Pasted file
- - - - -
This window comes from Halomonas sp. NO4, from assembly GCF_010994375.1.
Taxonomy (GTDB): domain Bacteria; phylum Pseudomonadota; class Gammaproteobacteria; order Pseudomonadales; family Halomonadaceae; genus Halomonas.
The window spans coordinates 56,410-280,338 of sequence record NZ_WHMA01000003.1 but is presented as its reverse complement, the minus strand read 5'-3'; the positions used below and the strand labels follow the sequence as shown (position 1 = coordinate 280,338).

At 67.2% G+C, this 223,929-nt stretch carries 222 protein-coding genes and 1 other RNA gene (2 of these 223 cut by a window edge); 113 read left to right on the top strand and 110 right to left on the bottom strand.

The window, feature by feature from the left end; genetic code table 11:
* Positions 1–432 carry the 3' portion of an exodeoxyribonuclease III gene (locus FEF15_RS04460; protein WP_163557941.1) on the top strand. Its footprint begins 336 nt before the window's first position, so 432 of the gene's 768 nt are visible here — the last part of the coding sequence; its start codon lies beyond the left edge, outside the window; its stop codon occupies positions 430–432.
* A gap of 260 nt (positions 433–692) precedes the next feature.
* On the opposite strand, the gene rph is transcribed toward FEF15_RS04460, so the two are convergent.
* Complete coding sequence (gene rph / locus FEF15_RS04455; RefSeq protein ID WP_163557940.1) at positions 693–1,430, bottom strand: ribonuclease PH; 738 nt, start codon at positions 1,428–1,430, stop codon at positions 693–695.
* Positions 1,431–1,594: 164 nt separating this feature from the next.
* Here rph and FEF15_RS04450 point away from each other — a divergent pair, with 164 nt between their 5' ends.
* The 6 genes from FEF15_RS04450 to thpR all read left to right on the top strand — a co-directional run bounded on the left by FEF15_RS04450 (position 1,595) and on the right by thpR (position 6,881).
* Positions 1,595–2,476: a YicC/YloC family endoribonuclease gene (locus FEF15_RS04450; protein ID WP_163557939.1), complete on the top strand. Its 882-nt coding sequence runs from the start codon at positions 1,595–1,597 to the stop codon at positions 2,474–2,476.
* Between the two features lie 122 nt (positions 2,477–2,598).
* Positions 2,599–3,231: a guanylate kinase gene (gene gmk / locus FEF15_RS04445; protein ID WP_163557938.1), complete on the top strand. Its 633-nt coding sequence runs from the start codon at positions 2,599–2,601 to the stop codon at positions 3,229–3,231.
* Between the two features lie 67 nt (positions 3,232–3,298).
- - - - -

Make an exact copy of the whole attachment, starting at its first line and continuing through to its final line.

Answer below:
This window comes from Halomonas sp. NO4, from assembly GCF_010994375.1.
Taxonomy (GTDB): domain Bacteria; phylum Pseudomonadota; class Gammaproteobacteria; order Pseudomonadales; family Halomonadaceae; genus Halomonas.
The window spans coordinates 56,410-280,338 of sequence record NZ_WHMA01000003.1 but is presented as its reverse complement, the minus strand read 5'-3'; the positions used below and the strand labels follow the sequence as shown (position 1 = coordinate 280,338).

At 67.2% G+C, this 223,929-nt stretch carries 222 protein-coding genes and 1 other RNA gene (2 of these 223 cut by a window edge); 113 read left to right on the top strand and 110 right to left on the bottom strand.

The window, feature by feature from the left end; genetic code table 11:
* Positions 1–432 carry the 3' portion of an exodeoxyribonuclease III gene (locus FEF15_RS04460; protein WP_163557941.1) on the top strand. Its footprint begins 336 nt before the window's first position, so 432 of the gene's 768 nt are visible here — the last part of the coding sequence; its start codon lies beyond the left edge, outside the window; its stop codon occupies positions 430–432.
* A gap of 260 nt (positions 433–692) precedes the next feature.
* On the opposite strand, the gene rph is transcribed toward FEF15_RS04460, so the two are convergent.
* Complete coding sequence (gene rph / locus FEF15_RS04455; RefSeq protein ID WP_163557940.1) at positions 693–1,430, bottom strand: ribonuclease PH; 738 nt, start codon at positions 1,428–1,430, stop codon at positions 693–695.
* Positions 1,431–1,594: 164 nt separating this feature from the next.
* Here rph and FEF15_RS04450 point away from each other — a divergent pair, with 164 nt between their 5' ends.
* The 6 genes from FEF15_RS04450 to thpR all read left to right on the top strand — a co-directional run bounded on the left by FEF15_RS04450 (position 1,595) and on the right by thpR (position 6,881).
* Positions 1,595–2,476: a YicC/YloC family endoribonuclease gene (locus FEF15_RS04450; protein ID WP_163557939.1), complete on the top strand. Its 882-nt coding sequence runs from the start codon at positions 1,595–1,597 to the stop codon at positions 2,474–2,476.
* Between the two features lie 122 nt (positions 2,477–2,598).
* Positions 2,599–3,231: a guanylate kinase gene (gene gmk / locus FEF15_RS04445; protein ID WP_163557938.1), complete on the top strand. Its 633-nt coding sequence runs from the start codon at positions 2,599–2,601 to the stop codon at positions 3,229–3,231.
* Between the two features lie 67 nt (positions 3,232–3,298).